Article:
Another day, another nine questions rendered largely impenetrable by having bounced around the alt-right echo chamber for so long. Still, I’ll give them a go. In case you missed it, Part 1 is here.
- What do you hope to gain by bringing back racial segregation?
Racial segregation has never gone away. It’s gotten better in many places, but the U.S. remains highly segregated long after the Jim Crow laws that enforced that segregation were taken off the books. White suburban flight, informal hostilities, the need of those in poverty to live close to services, redlining and other practices that haven’t gone away just because they’re illegal all make racial segregation an ongoing reality.
It doesn’t make much sense for you to be asking me about wanting to bring back Jim Crow laws though. That’s just not a position that’s taken among “SJWs”. So I assume you’re asking me about groups or policies that involve spending resources specifically on marginalized populations. Those resources might be money, attention, or time. The simple answer here is that people who do this expect to be able to get more for those resources by aiming them where they’re most needed. It’s certainly reasonable at least in theory, though it does sometimes have unintended consequences, often as a response to white people being unhappy about the allocation of resources.
- When my granduncle was dropping bombs on London, did your grandparents get out of their bunkers to protest with signs that read Not All Nazis?
This is vague and strange. If I weren’t trying to seriously engage with these questions, I’d just invoke Godwin’s Law. But I am, so let’s see what I can suss out of the assumptions behind this one.
You seem to be assuming that my grandparents were in the German military but not flying planes and didn’t want to be confused with those Germans who were flying planes. So you want to know whether they left their bunkers to demand that people be more specific. And this is somehow all tied to “not all men” with me being asked whether I identify with the men. Yes?
Um, no. I don’t. I also don’t identify with them any more after sorting out this metaphor. That’s not surprising given that my one grandfather who was in WWII (the other being an only child in a critical profession) was nearly bombed out of existence in England before his children were conceived.
The most reasonable thing I think you could possibly be asking here is whether I ever feel the impulse to say “not all X” when people are talking about a group that I’m part of. Sure. I’ve felt the impulse. I’ve also realized that actually saying it is almost never helpful because people aren’t saying “all X” to begin with. Oftentimes people are venting, sometimes hyperbolically, or working to describe a problem in broad strokes. There’s plenty of time to get into the details when we’re working on solutions. And contrary to the myth of the fragile SJW, my ego can handle it.
[ETA: Someone has suggested that I’m supposed to be a Londoner in this scenario rather than a German soldier and that the questioner just doesn’t know the difference between bomb shelters and bunkers. Could be. In that case, have another answer.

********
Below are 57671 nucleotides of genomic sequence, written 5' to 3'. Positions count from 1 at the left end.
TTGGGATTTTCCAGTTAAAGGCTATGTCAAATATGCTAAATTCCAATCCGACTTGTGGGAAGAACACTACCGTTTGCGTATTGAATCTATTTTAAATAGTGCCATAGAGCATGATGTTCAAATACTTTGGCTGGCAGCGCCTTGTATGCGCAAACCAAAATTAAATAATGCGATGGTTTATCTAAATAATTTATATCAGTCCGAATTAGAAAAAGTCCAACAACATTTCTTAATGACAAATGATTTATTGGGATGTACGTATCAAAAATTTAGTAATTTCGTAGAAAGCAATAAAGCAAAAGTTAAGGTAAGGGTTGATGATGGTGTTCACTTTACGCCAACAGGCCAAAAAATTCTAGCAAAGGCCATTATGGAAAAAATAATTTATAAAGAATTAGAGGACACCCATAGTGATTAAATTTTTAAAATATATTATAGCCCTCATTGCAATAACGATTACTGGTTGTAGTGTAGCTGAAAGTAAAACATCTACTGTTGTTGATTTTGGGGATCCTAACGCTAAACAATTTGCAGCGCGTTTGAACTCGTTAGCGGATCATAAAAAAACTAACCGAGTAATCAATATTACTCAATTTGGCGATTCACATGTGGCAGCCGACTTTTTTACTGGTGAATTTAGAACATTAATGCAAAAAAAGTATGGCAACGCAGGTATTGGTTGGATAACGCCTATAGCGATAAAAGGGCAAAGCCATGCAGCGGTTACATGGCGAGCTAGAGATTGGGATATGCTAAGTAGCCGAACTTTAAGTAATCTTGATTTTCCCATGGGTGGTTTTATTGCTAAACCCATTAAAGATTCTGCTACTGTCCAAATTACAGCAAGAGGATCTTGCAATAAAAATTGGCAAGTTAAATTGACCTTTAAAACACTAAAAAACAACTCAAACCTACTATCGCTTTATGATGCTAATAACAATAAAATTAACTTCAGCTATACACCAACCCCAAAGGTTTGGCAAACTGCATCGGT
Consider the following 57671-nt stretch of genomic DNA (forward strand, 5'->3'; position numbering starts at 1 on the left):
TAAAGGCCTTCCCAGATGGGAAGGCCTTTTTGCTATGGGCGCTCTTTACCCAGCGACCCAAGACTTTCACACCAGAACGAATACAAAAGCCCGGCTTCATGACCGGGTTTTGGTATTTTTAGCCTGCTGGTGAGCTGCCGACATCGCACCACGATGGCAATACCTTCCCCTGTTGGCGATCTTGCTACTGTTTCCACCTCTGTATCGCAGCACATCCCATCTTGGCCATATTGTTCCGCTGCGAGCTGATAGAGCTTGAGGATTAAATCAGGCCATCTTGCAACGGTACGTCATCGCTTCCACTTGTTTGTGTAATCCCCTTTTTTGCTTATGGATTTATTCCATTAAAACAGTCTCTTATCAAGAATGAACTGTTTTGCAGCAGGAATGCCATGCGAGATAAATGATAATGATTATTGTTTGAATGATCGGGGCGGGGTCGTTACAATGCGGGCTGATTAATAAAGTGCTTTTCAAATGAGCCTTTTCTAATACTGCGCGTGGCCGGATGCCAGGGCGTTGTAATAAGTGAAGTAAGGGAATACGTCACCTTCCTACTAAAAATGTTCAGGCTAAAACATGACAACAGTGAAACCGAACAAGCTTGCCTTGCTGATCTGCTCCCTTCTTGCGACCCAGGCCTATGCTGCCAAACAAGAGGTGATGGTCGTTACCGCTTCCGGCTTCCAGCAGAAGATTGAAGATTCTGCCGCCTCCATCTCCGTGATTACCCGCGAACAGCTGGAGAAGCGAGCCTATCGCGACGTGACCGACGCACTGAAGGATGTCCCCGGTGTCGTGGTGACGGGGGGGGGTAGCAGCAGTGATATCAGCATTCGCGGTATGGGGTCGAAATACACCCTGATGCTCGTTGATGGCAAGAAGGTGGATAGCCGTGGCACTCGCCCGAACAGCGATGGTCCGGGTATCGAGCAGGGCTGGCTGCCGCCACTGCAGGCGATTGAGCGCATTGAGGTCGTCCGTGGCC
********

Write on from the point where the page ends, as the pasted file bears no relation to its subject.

In this case, the assumption embedded in this question is that my grandparents would have viewed all Germans as Nazis and defended Nazis rather than Germans. That isn’t the case at all, however.
Welcome to Minnesota, home of a rather large percentage of the U.S.’s German immigrant population at the time of WWII. Sadly, there were plenty of people, even here, who viewed their neighbors with suspicion in both of the World Wars for their German heritage. Even people who specifically fled as the Nazis rose to power had to deal with the problem.
Luckily, people did fight back against that prejudice. They defended the people they knew and spoke against prejudice in general. Germans here did not face the same outcome Japanese-Americans did. More than that, German POWs ended up being sent to the Midwest because the loyal German population here made it easier to care for them properly while still keeping them contained.
No Nazi uprises here, despite us being at war with people’s land of origin. Weird, huh? It’s almost like the people who leave do so for a reason.]
- Why do you think every cis white male is born racist? Racism is a learned behavior.
Well, the simple answer here is that I don’t. I agree that it’s learned behavior. However, at least implicit racial bias is prevalent enough that pretty much none of us escape all of it. And as I noted earlier when talking about the definition of racism, white people (not just cis white men) have the power of much of the justice system behind whatever racial biases they have.
- How can you possibly say the phrase “all lives matter” is somehow racist. It sounds like something the Dalai Lama would say?
I’m not sure why you’d assume I’d look to the Dalai Lama for guidance. I’m an atheist and skeptic who doesn’t put much credence in the idea of reincarnated wisdom. Do you? If not, why cite him as though he were an authority?
That aside, the phrase “black lives matter” and the movements associated with that phrase are challenging the institutional power behind a pattern of law enforcement disproportionately killing black people and disproportionately going unpunished for that. They are definitionally anti-racist.
The phrase “all lives matter” wasn’t in any kind of common usage before “black lives matter” became well-known and supported. It only became common as a derailment of discussion around why it was necessary to fight the institutional power to take black lives. It’s a reactionary phrase, a denial of the specific circumstances of “black lives matter”. In that context, it is anti-anti-racist. Or, you know, racist.
- Would you rather be right or popular? It seems like your primary objective is to score social points and get public validation. You speak publicly in the same way people write their dating profiles. Stop trying to demonstrate how awesome you are and get real.
What makes you look at someone who challenges Richard Dawkins and other beloved figures of the atheist movement and think their primary objective is public validation? I don’t understand how you think that would work. I mean, I’m glad you think my writing says good things about me, but any awesomeness that comes through is incidental. I’ve never written a dating profile. There’s nothing wrong with it; it just hasn’t been necessary for me.